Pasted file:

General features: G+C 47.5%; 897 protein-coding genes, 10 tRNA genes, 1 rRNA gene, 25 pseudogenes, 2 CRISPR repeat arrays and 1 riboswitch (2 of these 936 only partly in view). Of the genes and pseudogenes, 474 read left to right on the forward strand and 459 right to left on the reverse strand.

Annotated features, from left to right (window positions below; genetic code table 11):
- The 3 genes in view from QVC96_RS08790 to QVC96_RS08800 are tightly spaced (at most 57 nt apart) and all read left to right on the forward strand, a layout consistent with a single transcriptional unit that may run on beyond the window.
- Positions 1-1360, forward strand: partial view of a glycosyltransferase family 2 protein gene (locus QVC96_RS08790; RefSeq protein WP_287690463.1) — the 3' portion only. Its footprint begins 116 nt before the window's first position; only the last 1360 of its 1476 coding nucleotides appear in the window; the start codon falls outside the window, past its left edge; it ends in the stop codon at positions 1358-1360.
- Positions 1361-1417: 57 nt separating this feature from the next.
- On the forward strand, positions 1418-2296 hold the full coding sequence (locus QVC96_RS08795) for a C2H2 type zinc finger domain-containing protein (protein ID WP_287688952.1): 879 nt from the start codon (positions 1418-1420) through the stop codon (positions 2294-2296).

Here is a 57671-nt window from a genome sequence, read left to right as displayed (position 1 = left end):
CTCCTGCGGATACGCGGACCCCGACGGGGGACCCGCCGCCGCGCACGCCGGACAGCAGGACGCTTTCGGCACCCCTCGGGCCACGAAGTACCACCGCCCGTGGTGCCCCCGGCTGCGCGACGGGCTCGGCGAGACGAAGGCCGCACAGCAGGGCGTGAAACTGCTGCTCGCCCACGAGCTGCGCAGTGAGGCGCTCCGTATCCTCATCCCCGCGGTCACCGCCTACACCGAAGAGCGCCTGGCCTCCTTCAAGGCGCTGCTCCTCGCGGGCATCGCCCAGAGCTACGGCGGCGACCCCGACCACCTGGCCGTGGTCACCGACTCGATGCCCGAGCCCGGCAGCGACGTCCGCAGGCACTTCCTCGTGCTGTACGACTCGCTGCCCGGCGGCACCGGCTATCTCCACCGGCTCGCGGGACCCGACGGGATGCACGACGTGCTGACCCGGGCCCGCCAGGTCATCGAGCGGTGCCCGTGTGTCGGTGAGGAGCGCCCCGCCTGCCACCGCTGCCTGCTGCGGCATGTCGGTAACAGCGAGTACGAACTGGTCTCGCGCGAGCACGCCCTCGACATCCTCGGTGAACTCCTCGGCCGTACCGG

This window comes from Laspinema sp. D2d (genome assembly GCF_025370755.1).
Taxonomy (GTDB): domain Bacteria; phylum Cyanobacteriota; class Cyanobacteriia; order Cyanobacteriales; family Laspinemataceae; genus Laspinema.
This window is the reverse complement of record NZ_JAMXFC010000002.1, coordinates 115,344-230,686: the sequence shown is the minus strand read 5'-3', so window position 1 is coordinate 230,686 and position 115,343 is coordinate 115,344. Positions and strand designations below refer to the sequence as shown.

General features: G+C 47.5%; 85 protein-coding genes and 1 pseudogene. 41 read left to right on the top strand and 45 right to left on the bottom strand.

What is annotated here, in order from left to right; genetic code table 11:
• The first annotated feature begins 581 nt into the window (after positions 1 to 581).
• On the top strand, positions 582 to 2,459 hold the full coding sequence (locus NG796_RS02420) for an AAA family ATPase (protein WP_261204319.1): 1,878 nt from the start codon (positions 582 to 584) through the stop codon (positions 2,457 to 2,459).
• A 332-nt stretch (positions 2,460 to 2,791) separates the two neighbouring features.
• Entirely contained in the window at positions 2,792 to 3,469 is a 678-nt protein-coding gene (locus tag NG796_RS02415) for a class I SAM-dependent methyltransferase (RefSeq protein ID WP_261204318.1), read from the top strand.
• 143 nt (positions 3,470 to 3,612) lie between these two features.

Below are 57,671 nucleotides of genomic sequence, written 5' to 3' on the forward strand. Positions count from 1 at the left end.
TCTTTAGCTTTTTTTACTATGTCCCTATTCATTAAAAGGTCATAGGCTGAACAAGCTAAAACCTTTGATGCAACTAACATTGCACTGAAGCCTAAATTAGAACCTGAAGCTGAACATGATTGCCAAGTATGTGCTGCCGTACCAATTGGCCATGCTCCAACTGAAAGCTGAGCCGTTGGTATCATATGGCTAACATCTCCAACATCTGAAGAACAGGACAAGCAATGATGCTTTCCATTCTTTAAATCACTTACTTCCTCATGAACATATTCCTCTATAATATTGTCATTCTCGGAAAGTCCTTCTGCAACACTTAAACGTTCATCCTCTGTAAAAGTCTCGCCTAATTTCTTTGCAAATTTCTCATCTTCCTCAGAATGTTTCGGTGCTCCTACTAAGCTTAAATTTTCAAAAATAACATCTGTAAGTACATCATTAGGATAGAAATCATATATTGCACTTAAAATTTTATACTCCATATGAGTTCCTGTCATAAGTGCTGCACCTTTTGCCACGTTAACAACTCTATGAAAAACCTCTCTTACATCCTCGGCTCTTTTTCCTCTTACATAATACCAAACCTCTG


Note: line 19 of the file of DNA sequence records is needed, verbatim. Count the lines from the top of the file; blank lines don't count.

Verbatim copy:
Below are 57,671 nucleotides of genomic sequence, written 5' to 3' on the forward strand. Positions count from 1 at the left end.